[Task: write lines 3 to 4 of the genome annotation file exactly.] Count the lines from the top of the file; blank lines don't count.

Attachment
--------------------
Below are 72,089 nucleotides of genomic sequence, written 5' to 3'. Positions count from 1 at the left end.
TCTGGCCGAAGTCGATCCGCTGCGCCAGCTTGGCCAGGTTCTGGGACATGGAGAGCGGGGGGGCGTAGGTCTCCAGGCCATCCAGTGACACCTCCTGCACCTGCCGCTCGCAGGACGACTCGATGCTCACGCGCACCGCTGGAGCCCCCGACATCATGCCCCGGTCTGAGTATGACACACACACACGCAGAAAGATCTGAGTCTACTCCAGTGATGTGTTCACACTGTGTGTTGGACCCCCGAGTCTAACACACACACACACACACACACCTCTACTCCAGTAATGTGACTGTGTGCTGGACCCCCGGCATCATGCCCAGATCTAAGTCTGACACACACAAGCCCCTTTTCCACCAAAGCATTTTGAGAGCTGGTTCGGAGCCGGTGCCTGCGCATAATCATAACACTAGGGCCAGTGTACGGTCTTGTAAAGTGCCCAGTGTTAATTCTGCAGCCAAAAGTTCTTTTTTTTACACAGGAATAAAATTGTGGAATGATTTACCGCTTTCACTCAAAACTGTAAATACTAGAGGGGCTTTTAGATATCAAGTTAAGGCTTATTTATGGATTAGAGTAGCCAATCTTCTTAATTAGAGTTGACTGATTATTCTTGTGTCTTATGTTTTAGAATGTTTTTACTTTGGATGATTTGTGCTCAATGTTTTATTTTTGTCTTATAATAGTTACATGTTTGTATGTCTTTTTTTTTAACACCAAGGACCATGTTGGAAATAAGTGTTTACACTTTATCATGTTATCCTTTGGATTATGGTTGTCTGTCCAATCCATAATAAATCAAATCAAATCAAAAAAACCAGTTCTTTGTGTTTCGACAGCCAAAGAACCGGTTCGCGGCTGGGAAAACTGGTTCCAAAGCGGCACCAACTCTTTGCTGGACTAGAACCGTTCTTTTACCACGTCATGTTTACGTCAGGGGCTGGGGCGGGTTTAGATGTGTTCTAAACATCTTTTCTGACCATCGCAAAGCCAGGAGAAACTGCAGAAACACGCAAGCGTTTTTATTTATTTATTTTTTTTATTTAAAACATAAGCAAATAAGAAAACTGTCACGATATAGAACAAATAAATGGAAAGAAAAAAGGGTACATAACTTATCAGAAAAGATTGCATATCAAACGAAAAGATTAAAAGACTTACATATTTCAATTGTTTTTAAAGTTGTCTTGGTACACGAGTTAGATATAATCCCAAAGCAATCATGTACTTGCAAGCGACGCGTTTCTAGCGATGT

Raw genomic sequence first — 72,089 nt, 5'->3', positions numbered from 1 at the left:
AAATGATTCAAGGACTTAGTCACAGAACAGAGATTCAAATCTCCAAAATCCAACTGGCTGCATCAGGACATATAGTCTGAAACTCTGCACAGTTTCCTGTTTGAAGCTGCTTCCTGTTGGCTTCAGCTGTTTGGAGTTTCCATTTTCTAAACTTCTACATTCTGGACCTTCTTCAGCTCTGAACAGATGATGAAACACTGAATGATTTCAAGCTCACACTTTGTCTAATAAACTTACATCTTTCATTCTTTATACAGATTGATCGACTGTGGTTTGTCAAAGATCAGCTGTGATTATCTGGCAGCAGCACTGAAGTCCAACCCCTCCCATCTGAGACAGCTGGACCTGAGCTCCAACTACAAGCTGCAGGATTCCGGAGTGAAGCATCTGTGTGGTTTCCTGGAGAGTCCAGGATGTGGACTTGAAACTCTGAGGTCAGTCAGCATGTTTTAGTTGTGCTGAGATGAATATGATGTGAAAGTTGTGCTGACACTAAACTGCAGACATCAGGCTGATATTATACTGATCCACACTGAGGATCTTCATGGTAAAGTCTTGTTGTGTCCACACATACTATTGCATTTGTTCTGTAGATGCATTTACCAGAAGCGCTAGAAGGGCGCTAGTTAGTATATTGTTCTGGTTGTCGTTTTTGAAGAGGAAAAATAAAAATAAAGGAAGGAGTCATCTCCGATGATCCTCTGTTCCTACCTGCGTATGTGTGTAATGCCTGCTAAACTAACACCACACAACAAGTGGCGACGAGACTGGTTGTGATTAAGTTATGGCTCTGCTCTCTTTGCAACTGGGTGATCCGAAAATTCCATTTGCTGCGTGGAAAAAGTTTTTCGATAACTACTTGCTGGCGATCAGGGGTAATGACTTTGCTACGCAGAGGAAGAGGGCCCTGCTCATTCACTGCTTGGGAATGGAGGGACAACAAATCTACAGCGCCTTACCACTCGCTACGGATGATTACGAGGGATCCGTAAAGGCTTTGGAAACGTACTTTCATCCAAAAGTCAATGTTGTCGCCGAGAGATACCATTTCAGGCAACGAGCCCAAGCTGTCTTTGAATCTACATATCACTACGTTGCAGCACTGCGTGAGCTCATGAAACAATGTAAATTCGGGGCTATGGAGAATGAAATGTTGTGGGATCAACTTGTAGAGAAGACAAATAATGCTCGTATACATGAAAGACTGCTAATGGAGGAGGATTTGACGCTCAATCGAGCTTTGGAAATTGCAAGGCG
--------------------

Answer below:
Raw genomic sequence first — 72,089 nt, 5'->3', positions numbered from 1 at the left:
AAATGATTCAAGGACTTAGTCACAGAACAGAGATTCAAATCTCCAAAATCCAACTGGCTGCATCAGGACATATAGTCTGAAACTCTGCACAGTTTCCTGTTTGAAGCTGCTTCCTGTTGGCTTCAGCTGTTTGGAGTTTCCATTTTCTAAACTTCTACATTCTGGACCTTCTTCAGCTCTGAACAGATGATGAAACACTGAATGATTTCAAGCTCACACTTTGTCTAATAAACTTACATCTTTCATTCTTTATACAGATTGATCGACTGTGGTTTGTCAAAGATCAGCTGTGATTATCTGGCAGCAGCACTGAAGTCCAACCCCTCCCATCTGAGACAGCTGGACCTGAGCTCCAACTACAAGCTGCAGGATTCCGGAGTGAAGCATCTGTGTGGTTTCCTGGAGAGTCCAGGATGTGGACTTGAAACTCTGAGGTCAGTCAGCATGTTTTAGTTGTGCTGAGATGAATATGATGTGAAAGTTGTGCTGACACTAAACTGCAGACATCAGGCTGATATTATACTGATCCACACTGAGGATCTTCATGGTAAAGTCTTGTTGTGTCCACACATACTATTGCATTTGTTCTGTAGATGCATTTACCAGAAGCGCTAGAAGGGCGCTAGTTAGTATATTGTTCTGGTTGTCGTTTTTGAAGAGGAAAAATAAAAATAAAGGAAGGAGTCATCTCCGATGATCCTCTGTTCCTACCTGCGTATGTGTGTAATGCCTGCTAAACTAACACCACACAACAAGTGGCGACGAGACTGGTTGTGATTAAGTTATGGCTCTGCTCTCTTTGCAACTGGGTGATCCGAAAATTCCATTTGCTGCGTGGAAAAAGTTTTTCGATAACTACTTGCTGGCGATCAGGGGTAATGACTTTGCTACGCAGAGGAAGAGGGCCCTGCTCATTCACTGCTTGGGAATGGAGGGACAACAAATCTACAGCGCCTTACCACTCGCTACGGATGATTACGAGGGATCCGTAAAGGCTTTGGAAACGTACTTTCATCCAAAAGTCAATGTTGTCGCCGAGAGATACCATTTCAGGCAACGAGCCCAAGCTGTCTTTGAATCTACATATCACTACGTTGCAGCACTGCGTGAGCTCATGAAACAATGTAAATTCGGGGCTATGGAGAATGAAATGTTGTGGGATCAACTTGTAGAGAAGACAAATAATGCTCGTATACATGAAAGACTGCTAATGGAGGAGGATTTGACGCTCAATCGAGCTTTGGAAATTGCAAGGCG